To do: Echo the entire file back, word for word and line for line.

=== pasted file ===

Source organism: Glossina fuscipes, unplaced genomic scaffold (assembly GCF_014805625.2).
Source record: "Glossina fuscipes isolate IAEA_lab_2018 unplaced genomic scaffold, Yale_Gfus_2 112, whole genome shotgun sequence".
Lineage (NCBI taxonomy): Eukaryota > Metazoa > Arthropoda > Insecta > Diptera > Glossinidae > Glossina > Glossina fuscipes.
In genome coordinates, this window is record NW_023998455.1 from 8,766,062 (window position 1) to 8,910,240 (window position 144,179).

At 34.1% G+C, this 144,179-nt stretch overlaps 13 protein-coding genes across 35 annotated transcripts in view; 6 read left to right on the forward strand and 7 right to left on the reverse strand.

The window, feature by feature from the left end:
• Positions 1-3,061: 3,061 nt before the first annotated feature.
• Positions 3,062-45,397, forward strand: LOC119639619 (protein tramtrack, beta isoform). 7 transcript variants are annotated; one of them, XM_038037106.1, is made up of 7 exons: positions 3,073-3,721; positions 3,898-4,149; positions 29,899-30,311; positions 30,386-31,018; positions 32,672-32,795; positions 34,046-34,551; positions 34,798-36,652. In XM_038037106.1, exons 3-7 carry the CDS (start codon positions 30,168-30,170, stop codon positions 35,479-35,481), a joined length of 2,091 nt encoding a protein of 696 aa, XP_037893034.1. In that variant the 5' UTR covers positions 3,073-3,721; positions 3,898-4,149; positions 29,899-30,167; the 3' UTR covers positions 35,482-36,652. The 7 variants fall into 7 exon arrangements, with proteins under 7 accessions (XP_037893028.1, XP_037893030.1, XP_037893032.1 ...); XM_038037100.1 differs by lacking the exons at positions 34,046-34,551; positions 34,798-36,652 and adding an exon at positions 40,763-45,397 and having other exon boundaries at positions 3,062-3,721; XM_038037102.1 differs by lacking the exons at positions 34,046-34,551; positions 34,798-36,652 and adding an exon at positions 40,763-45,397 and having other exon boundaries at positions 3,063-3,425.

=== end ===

Source organism: Glossina fuscipes, unplaced genomic scaffold (assembly GCF_014805625.2).
Source record: "Glossina fuscipes isolate IAEA_lab_2018 unplaced genomic scaffold, Yale_Gfus_2 112, whole genome shotgun sequence".
Lineage (NCBI taxonomy): Eukaryota > Metazoa > Arthropoda > Insecta > Diptera > Glossinidae > Glossina > Glossina fuscipes.
In genome coordinates, this window is record NW_023998455.1 from 8,766,062 (window position 1) to 8,910,240 (window position 144,179).

At 34.1% G+C, this 144,179-nt stretch overlaps 13 protein-coding genes across 35 annotated transcripts in view; 6 read left to right on the forward strand and 7 right to left on the reverse strand.

The window, feature by feature from the left end:
• Positions 1-3,061: 3,061 nt before the first annotated feature.
• Positions 3,062-45,397, forward strand: LOC119639619 (protein tramtrack, beta isoform). 7 transcript variants are annotated; one of them, XM_038037106.1, is made up of 7 exons: positions 3,073-3,721; positions 3,898-4,149; positions 29,899-30,311; positions 30,386-31,018; positions 32,672-32,795; positions 34,046-34,551; positions 34,798-36,652. In XM_038037106.1, exons 3-7 carry the CDS (start codon positions 30,168-30,170, stop codon positions 35,479-35,481), a joined length of 2,091 nt encoding a protein of 696 aa, XP_037893034.1. In that variant the 5' UTR covers positions 3,073-3,721; positions 3,898-4,149; positions 29,899-30,167; the 3' UTR covers positions 35,482-36,652. The 7 variants fall into 7 exon arrangements, with proteins under 7 accessions (XP_037893028.1, XP_037893030.1, XP_037893032.1 ...); XM_038037100.1 differs by lacking the exons at positions 34,046-34,551; positions 34,798-36,652 and adding an exon at positions 40,763-45,397 and having other exon boundaries at positions 3,062-3,721; XM_038037102.1 differs by lacking the exons at positions 34,046-34,551; positions 34,798-36,652 and adding an exon at positions 40,763-45,397 and having other exon boundaries at positions 3,063-3,425.